The iPhone X has a taller, narrower 5.8-inch, 19.5:9 screen with a “notch” at the top, and many third-party apps just can’t deal.
App developers need to get an iPhone X to see if their apps work, and make the appropriate changes, if necessary. It’s already starting to happen; Google Photos, for instance, was updated for the new screen size today.
So far, we’ve seen three different kinds of app failures: severe letterboxing, messy UIs, and app stability. But it’s not all a disaster. These 10 developers are on the ball, and they’re bringing you apps that look great on the iPhone X from the start.
Most games haven’t adapted to the iPhone X’s wide-screen format yet. Alto’s Adventure, a popular one-tap snowboarding game, uses the whole screen and uses it well.
As of today, Snapchat has not been updated for the iPhone X. If you want to see what the augmented-reality Snapchat mask filters will look like, download Pitu, a Chinese selfie app.
Halide is a pro camera app that’s very aware of the “horns” on the iPhone X screen, using them to show or lock settings like exposure compensation and shutter speed.
Carrot uses the well-known Dark Sky weather database for up-to-the-minute forecasts, but it does it with attitude. The important part here is that it’s beautifully designed for the iPhone X screen, respecting all of the interface elements and putting them in the right places.
If you’re getting an X, you should have some fun with AR. Holo places silly AR objects, basically like real-life stickers, into the room around you.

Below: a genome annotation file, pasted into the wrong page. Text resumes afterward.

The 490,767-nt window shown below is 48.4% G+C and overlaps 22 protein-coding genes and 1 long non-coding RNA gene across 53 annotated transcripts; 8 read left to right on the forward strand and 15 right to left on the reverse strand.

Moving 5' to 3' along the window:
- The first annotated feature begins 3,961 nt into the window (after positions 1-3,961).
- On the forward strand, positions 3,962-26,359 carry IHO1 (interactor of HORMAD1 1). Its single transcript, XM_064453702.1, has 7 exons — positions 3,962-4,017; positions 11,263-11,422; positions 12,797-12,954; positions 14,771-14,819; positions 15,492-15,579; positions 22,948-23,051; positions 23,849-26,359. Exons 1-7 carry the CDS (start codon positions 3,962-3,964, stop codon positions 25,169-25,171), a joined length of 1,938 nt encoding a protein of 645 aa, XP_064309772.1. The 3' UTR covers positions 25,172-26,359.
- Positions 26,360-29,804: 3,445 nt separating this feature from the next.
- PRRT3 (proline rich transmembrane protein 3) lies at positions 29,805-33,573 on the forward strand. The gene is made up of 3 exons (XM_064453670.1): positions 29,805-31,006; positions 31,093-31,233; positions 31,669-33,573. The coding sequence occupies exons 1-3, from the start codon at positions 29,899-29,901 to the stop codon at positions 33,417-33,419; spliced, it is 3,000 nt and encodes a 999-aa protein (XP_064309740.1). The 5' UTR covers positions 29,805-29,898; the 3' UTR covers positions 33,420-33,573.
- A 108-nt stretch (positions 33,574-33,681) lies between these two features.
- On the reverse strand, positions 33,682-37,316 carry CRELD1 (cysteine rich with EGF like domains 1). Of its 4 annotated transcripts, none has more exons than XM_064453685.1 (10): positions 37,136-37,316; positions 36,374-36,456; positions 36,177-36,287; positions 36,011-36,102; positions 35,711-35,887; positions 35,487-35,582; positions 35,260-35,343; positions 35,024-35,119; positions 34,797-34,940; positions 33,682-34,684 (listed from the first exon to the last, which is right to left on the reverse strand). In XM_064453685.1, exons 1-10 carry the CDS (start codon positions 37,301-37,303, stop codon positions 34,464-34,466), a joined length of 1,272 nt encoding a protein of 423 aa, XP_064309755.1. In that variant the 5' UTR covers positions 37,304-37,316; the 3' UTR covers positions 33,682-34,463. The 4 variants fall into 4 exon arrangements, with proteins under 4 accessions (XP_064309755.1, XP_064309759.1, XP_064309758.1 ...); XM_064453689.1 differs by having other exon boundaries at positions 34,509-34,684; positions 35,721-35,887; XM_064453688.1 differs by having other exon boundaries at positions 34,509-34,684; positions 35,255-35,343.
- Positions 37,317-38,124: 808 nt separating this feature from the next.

Netflix is aware of the big, long screen and lets you watch your videos letterboxed or zoomed to full screen mode. I prefer letterboxed, because the notch in the side of the display occludes some of the video. The same thing happens with YouTube.
The official Twitter app on iPhone doesn’t get a lot of love, but it’s been updated to respect all of the iPhone X display elements and not have them collide with each other.
Another AR app, Housecraft lets you put virtual furniture in your room. It looks great on the iPhone X.
Documents by Readdle is a better designed alternative to Apple’s Files app that also acts as a file viewer for a whole bunch of different file types. It understands where the notch and swipe-up bar are on the iPhone X, and uses all of the screen area properly.
The ‘gram is fully formatted for the iPhone X already, and it works flawlessly. The same goes for Facebook.